Remember when you were a kid and you wanted to play with something so badly, mostly because you weren’t allowed to? One of mine, among many, was this little glass box with a purple flower on the lid that my mom had sitting out on a side table. It wasn’t particularly awesome and didn’t do anything special, but it was novel to me, and most importantly, I wasn’t allowed to play with it because it was fragile which enticed me even more. I have a few memories of sneaking into the front living room and touching it, and even sometimes daring to pick it up if I really felt like I wasn’t going to get caught. My child logic never understood why I wasn’t allowed to just add it to my collection of toys and sometimes when my mom would remind me that it was not to be played with, I would get so mad at her. Looking back, I understand completely why I wasn’t allowed to have it. First of all, it was glass, and I was a clumsy little kid. Big no-no there. One trip on the sidewalk and a skinned up knee could become much worse should I have been walking around with a glass bowl in my hand. The other reason I see was learning boundaries and obedience. Not everything was mine, and my parents were teaching me to respect the property of others and to listen to their authority and the rules that they set. So, mom and dad, sorry for freaking out all those times when I was a kid, and even not such a kid, when you would tell me no. And most importantly, thank you for telling me no.
So far, my experience in parenting has been the fun stuff. There are the typical parental decisions of what type of diaper to use, how you will establish the bedtime routine, to vaccinate or not to vaccinate, and figuring out how to get your 9 month old to get all their basic food groups. But mostly, it’s been a lot of playing simple games, making silly faces, oohing and ahhing over sweet coos and belly laughs. There were the rough days in the beginning full of relentless crying thanks to reflux, but honestly looking back, most of what was required of me was hugging and soothing, rocking and swaying. Not too bad if you ask me. Yesterday, I experienced a different side of parenting. It was harder than the usual cuddly, playful stuff. Yesterday, I made my little man cry and it broke my heart.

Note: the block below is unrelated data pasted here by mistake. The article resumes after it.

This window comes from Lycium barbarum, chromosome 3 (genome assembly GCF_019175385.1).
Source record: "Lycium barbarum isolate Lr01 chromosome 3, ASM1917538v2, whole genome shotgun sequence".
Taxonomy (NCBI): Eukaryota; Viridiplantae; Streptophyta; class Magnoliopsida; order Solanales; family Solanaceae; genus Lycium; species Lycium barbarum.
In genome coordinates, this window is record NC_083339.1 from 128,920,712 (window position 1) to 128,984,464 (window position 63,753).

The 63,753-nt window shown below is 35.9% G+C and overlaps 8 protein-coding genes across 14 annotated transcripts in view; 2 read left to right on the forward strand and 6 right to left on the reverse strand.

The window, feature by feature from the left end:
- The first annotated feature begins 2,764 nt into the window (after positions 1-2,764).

My little bug began to crawl about a month ago and has been enjoying his new mobile world. He is exploring like crazy and discovering that there is so much more available to him now that he can move on his own. It’s been amazing to see how quickly he learns new skills and I love watching him discover new treasures throughout the house. As you know, after crawling comes the development of those little leg muscles to lead up to that first independent step (yikes!!). Judah has been loving the feeling of standing on his own two feet and wants to do it any chance he can. We have tried to do a relatively good job of “child-proofing” our place, though I’m convinced you can never completely be rid of all dangers unless you live in a padded cell. Anyway, Judah was standing up against our ottoman and reached for a small hair clip I had laying out. He began playing with it and as most things go at this age, it went right to his mouth. To my surprise, he was able to get a lot more of it in his mouth than I felt was safe…okay, he fit that whole sucker in there. In swoops the mom. I took it away from him and also with it, apparently all the sunshine and joy in his world. He looked at me with such disappointment and disbelief and immediately the tears started flowing. Usually Judah isn’t a super loud crier, it’s more of a loud whimper. But this time, it was mouth open, scrunched red face, loud cries. The big-teared, heart breaking kind. And it was all because of a stupid hair clip.
To my surprise, taking that little piece of plastic away wasn’t easy to do. I’ve had to tell him no lots of times and redirect him to a different route if he’s going toward the lamp cord or the dog bowl, but that’s never seemed to bother him before, or me for that matter. It’s just one of those basic parental duties of setting appropriate boundaries around the house. He has shown a few times a particular attachment to certain toys and gets a little worried looking if it’s moved for a second while I’m cleaning, but it hasn’t been anything traumatic. Yesterday was a new level. It was hard for both of us.
It’s never easy to make your child upset, even when you’re doing so with their best intentions in mind. I know that this was the first of many, many times that this will happen as Judah grows up and gets into more and more things. Someday we will face other types of parenting, like dealing with hitting, talking back, and lying. Right now, taking away small objects is good enough for me. I just hope my son someday realizes that everything his father and I do is because we want the best for him. It’s not easy, and sometimes it really sucks when you look at your sweet baby sobbing because of something you did, but those tears are necessary. They are necessary for him to learn his boundaries, and for us to learn as parents how to parent.